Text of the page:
The water trucks were busy every day at the various waterholes.

Tsavo East is pretty dry, and it’s winter, so the Trust has built water holes of stone for the elephants around the area. They need to be cleaned and refilled, often more than once a day, and the Trust keeps them serviced with a truck that drives up to the water hole right into a herd of larger males. The elephants are obviously used to this, and they stand around waiting. The water truck is a constant companion here, either at one of the water holes or at the stockade or heading between them. The wild elephants are patient as the attendant fills up the holes.

We spend an hour just watching. The mud hole here is much larger than the one at Umani Springs. It’s a real mud hole, and there is elephant action everywhere: I’m standing looking at the mud hole, a pond with maybe a twenty-yard circumference and mud all around it, and elephants are splashing and throwing mud everywhere. At one point, the young orphans are coming in for their bottles stage right while the big males stand at left at the water hole silently gazing over at us.

It’s an amazing scene, the elephants throwing gray sludge on their backs until they turn a darker shade of grey. There is a kind of pecking order going on, with elephants waiting for others in some cases and not in others. At certain points it seems that some of the larger elephants are holding a class in mud slinging for the orphans to show them how it’s really done.

One friendly guy, taller than we are, walks right up to us. He’s an ex-orphan and friend of Benjamin, who’s also standing with us, and this male elephant is right next to us, checking us out with his trunk and talking with Benjamin while larger males eye us from about thirty feet away and another line of elephants passes just beyond us. I’m surrounded by elephants and as happy as I’ve ever been in my life.

A busload of Kenyan schoolchildren in their blue outfits are standing around the orphans, and some of the more adventurous get to feed the young orphans their bottles. Education at a young age is an important part of the Kenyan conservation effort, and I wonder to myself how many of these children’s families might be involved in poaching, or which of these kids might become poachers themselves, given the right economic circumstances. It’s a vicious cycle, and I find it hard to blame the local Kenyans hired to kill elephants for ivory, none of whom are the main beneficiaries of the wealth that comes from those tusks. (Watch the mudhole scene here.) On our way back to the compound, we pass a jeep with six rangers, all armed with machine guns, just a reminder that we are not in Disneyland and the elephants here are not necessarily safe.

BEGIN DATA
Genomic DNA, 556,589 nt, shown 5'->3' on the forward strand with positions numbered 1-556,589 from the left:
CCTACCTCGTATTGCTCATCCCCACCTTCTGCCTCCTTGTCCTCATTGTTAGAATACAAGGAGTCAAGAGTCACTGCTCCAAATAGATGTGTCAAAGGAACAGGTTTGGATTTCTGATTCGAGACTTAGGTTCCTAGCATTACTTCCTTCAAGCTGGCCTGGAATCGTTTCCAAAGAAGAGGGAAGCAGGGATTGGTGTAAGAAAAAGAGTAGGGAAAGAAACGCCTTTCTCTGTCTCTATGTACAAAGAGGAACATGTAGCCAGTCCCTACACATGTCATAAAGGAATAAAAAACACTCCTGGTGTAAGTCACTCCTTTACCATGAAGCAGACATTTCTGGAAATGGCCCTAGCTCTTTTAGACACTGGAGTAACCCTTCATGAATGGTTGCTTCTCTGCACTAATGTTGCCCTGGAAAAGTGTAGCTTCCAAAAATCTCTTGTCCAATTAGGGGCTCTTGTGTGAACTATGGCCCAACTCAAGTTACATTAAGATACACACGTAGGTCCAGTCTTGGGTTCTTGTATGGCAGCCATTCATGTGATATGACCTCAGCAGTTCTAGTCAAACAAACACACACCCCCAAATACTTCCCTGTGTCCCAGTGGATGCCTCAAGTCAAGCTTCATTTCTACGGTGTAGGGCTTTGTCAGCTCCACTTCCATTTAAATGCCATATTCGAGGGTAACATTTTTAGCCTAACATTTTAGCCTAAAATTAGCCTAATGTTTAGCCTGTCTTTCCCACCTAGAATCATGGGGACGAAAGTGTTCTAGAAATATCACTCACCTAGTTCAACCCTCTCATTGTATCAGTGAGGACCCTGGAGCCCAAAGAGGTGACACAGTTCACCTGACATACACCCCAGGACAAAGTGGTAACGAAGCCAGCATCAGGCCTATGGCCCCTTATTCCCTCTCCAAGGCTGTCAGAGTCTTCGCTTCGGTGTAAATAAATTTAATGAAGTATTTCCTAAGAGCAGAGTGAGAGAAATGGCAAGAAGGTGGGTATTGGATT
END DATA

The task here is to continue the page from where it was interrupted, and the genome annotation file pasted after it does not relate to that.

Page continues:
Later in the afternoon, back at the stockade watching the young ones coming back in, I ask Benjamin if any keeper has ever been hurt by an elephant, and he says no. Elephants always announce their intent before charging, he says. And the keepers learn each of their vocal mannerisms so they can tell if an elephant is expressing pleasure or displeasure. Elephants, he adds, are smart and observant enough to know which humans to trust and which to avoid.

Wiva is a wild elephant born of Wendi, a Sheldrick orphan who returned to the wild.

A group of twelve comes walking in, a reddish stain running along parts of their backs. Six head right into the stockade for their bottles, and the keepers direct the others, probably ex-orphans, out to the water holes. I spend some time just watching one of them drink. I love the way the trunk can just suck up water and then deposit it in her mouth or anywhere else she wishes. One of the keepers says that larger elephants can take in up to five liters of water at a time into their trunks. He sucks the liquid into his trunk, then lets it rise above him, drops it into his mouth and then dips back down into the water. Very elegant.

Besides the milk formula and acacia bark, pellets form a big part of the orphan diet. I think they’re made of alfalfa, too, and they seem to be the same or similar to the ones we let the giraffes take out of our mouths or that horses eat in the states. The elephants love these little pellets. I spent a lot of time just watching them eat every last one they can get their trunk on. It’s time-consuming to keep grabbing one or two at a time, but they don’t seem to mind. This afternoon, one orphan moves quickly to chase another one off some pellets – she isn’t nice about this – before a keeper brings calm to the situation. God, do these ellies love their pellets.